Toward inquiry-based education through interacting software agents

The University of Michigan Digital Library (UMDL) project is creating an infrastructure for rendering library services over a digital network. When fully developed, the UMDL will provide a wealth of information sources and library services to students, researchers, and educators. Tasks are distributed among numerous specialized modules called agents. The three classes of agents are user interface agents, mediator agents, and collection interface agents. Complex tasks are accomplished by teams of specialized agents working together-for example, by interleaving various types of search. The UMDL is being deployed in three arenas: secondary-school science classrooms, the University of Michigan library, and space-science laboratories. The development team expects the scale and diversity of the project to test their technical ideas about distributed agents, interoperability, mediation, and economical resource allocation.

Toward a Market Model for Bayesian Inference

We present a methodology for representing probabilistic relationships in a general-equilibrium economic model. Specifically, we define a precise mapping from a Bayesian network with binary nodes to a market price system where consumers and producers trade in uncertain propositions. We demonstrate the correspondence between the equilibrium prices of goods in this economy and the probabilities represented by the Bayesian network. A computational market model such as this may provide a useful framework for investigations of belief aggregation, distributed probabilistic inference, resource allocation under uncertainty, and other problems of decentralized uncertainty.

Optimal Factory Scheduling using Stochastic Dominance A*

We examine a standard factory scheduling problem with stochastic processing and setup times, minimizing the expectation of the weighted number of tardy jobs. Because the costs of operators in the schedule are stochastic and sequence dependent, standard dynamic programming algorithms such as A* may fail to find the optimal schedule. The SDA* (Stochastic Dominance A*) algorithm remedies this difficulty by relaxing the pruning condition. We present an improved state-space search formulation for these problems and discuss the conditions under which stochastic scheduling problems can be solved optimally using SDA*. In empirical testing on randomly generated problems, we found that in 70%, the expected cost of the optimal stochastic solution is lower than that of the solution derived using a deterministic approximation, with comparable search effort.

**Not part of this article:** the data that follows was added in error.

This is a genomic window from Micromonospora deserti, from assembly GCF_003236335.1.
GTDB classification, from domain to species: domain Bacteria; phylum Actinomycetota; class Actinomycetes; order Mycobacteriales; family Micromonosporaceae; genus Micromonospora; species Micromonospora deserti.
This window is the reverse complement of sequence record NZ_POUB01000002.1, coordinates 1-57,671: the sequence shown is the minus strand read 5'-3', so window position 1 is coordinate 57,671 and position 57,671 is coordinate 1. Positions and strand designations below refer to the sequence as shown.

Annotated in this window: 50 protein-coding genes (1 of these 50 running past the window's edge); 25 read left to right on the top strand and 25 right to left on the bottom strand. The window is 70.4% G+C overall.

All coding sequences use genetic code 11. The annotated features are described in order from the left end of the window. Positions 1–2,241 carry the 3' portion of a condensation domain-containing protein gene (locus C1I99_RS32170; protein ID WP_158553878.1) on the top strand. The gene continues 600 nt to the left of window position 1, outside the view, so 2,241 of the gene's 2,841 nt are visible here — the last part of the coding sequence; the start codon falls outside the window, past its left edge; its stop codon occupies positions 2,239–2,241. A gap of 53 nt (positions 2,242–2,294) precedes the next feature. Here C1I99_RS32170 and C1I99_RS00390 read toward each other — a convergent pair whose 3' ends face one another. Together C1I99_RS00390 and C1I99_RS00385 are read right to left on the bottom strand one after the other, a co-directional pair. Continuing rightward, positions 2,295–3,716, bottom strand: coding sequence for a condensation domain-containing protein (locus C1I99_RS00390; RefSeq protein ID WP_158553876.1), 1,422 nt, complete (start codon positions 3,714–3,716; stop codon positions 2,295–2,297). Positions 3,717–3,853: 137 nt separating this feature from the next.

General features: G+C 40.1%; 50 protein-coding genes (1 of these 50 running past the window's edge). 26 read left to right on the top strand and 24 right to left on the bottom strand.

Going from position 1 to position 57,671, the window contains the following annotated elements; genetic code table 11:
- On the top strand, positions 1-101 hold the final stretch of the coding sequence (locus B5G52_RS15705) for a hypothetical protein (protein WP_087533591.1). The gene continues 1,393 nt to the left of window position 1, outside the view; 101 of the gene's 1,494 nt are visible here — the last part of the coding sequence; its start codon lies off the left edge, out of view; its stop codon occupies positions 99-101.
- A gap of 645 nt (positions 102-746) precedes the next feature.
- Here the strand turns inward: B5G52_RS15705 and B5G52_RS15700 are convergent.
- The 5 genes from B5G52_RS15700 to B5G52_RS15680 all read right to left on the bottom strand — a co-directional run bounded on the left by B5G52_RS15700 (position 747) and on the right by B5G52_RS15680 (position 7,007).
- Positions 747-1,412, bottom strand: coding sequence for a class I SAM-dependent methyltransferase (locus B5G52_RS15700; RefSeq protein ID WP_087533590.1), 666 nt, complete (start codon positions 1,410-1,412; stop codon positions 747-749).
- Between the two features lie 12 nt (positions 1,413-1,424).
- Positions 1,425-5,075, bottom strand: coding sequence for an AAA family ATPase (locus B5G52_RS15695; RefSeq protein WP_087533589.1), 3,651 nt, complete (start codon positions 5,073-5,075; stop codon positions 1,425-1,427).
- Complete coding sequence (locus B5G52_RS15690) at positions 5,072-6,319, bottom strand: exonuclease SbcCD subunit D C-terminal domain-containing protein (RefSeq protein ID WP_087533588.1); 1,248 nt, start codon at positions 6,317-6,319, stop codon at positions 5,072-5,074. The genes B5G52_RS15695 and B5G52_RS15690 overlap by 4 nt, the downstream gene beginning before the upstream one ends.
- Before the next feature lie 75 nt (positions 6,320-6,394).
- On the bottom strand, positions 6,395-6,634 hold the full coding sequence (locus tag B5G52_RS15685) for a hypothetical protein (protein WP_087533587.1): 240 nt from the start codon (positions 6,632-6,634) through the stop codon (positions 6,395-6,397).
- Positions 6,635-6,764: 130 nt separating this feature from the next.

Market-Oriented Programming: Some Early Lessons

As the other chapters in this volume attest, the market-based approach offers a useful way to conceptualize and analyze distributed control problems, as well as to design and implement actual distributed control systems. For the past few years, I have been exploring this approach not only as a methodology for solving particular distributed control problems, but also as a generic programming paradigm for the development of distributed systems based on these methods. By a programming paradigm, I mean that the exercise of defining a computational market leads to the specification of a procedural solution to the underlying allocation problem facing that market. I call this approach "market-oriented programming".

A market-based approach to allocating QoS for multimedia applications

Allocating quality of service (QoS) has been a focus of recent work on distributed multimedia systems and networks. This paper explores a decentralized approach that allocates QoS through a dynamic market. In our approach, each agent makes decisions according to its local knowledge and interests, and prices adjust to clear the market in each resource. Dynamic changes in agent needs and network status cause the agents to revise their decisions continually. The market prices reflect system-wide values, inducing agents to produce and consume appropriate amounts of the various resources. We describe a market model for allocating bandwidth in an actual networked meeting environment called FreeWalk. Experiments reveal the responsiveness of the market-based approach to dynamic conditions in allocating QoS for multimedia network applications.